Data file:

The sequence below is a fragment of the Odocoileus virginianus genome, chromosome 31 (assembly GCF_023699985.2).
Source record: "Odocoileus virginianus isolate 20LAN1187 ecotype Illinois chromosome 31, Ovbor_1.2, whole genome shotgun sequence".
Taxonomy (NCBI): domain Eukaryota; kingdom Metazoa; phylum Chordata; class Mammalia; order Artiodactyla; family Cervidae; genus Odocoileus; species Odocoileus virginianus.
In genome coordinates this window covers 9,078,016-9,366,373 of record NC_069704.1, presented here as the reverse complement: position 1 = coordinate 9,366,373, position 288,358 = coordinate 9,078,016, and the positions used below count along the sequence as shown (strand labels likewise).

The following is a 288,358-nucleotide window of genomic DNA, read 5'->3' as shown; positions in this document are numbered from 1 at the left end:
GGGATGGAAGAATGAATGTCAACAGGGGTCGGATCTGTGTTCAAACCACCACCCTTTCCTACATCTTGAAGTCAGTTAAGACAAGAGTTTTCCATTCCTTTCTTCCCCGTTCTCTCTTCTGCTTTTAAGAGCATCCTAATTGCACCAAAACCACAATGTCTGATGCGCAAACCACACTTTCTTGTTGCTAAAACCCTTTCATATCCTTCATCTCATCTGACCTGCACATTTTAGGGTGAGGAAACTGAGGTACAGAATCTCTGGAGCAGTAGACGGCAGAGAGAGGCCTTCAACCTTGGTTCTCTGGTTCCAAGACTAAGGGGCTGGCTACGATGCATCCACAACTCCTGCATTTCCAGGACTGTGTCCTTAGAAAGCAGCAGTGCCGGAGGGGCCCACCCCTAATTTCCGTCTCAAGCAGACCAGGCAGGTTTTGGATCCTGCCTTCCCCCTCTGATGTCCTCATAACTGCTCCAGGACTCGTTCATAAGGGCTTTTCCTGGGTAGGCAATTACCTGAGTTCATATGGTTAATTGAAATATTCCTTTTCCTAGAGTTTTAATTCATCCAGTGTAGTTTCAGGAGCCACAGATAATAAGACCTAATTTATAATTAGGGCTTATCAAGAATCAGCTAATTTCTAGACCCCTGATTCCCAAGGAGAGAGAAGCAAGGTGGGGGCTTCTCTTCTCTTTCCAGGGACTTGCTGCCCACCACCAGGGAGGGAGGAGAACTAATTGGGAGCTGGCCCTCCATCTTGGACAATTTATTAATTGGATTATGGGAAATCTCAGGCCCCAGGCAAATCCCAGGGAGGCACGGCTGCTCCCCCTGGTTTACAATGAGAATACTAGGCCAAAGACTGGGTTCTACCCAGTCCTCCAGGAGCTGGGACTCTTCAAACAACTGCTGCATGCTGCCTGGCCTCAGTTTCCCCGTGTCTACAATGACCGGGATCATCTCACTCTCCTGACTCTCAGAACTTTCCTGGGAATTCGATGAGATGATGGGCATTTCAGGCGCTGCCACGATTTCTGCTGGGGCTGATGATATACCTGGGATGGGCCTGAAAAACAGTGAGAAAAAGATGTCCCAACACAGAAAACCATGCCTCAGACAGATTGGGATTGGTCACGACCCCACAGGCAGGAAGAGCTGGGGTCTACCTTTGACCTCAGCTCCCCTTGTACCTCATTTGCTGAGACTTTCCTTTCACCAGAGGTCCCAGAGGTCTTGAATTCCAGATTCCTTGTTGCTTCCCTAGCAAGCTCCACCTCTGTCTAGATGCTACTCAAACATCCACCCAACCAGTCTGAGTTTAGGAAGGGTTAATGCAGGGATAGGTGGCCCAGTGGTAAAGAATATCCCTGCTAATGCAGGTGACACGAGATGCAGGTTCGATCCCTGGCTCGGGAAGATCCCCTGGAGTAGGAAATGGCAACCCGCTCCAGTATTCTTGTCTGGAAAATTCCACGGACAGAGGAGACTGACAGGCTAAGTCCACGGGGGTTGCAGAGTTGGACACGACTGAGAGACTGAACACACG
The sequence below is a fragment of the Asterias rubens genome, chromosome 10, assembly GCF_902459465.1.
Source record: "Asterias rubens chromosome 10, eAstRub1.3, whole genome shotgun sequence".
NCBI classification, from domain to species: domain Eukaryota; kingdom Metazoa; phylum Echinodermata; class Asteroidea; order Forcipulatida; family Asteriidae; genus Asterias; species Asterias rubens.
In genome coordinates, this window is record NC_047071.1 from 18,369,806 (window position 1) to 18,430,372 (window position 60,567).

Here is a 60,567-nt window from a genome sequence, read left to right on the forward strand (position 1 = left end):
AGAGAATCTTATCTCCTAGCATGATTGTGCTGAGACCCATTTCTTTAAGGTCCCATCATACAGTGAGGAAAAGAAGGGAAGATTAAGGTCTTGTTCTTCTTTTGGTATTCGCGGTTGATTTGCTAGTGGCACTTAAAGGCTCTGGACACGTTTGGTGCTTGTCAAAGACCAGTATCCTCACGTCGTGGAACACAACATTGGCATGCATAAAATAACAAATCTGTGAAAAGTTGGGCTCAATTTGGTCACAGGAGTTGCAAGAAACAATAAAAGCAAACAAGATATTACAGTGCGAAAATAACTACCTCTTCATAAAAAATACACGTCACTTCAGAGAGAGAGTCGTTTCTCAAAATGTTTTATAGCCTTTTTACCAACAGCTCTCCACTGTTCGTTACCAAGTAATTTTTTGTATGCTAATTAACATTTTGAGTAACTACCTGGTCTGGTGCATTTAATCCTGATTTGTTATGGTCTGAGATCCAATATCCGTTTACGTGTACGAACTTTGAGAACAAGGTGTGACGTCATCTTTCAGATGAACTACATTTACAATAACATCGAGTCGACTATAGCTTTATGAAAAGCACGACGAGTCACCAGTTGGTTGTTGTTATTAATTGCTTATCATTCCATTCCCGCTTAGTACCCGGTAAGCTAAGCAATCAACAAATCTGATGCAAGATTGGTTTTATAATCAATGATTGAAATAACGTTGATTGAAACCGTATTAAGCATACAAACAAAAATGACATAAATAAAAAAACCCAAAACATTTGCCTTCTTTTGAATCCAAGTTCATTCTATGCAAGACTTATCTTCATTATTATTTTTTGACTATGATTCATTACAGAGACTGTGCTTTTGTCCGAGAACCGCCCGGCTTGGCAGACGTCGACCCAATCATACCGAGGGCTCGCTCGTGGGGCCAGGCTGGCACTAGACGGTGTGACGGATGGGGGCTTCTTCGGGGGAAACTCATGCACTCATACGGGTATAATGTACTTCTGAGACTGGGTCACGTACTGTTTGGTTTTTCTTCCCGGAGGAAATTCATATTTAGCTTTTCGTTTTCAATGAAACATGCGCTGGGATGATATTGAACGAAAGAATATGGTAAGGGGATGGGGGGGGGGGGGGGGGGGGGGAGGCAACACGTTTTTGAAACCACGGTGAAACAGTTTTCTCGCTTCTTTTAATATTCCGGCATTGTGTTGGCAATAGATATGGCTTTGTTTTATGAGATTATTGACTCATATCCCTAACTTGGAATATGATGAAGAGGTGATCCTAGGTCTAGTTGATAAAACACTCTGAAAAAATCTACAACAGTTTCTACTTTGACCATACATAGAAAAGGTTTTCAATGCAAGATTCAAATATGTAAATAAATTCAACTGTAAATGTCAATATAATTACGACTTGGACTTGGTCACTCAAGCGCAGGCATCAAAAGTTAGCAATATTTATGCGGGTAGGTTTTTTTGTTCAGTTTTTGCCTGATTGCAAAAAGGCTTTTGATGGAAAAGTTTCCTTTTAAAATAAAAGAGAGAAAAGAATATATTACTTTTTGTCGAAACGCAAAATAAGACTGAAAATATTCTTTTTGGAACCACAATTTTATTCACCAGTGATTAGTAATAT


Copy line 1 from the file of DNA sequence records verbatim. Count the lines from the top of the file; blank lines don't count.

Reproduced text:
The sequence below is a fragment of the Odocoileus virginianus genome, chromosome 31 (assembly GCF_023699985.2).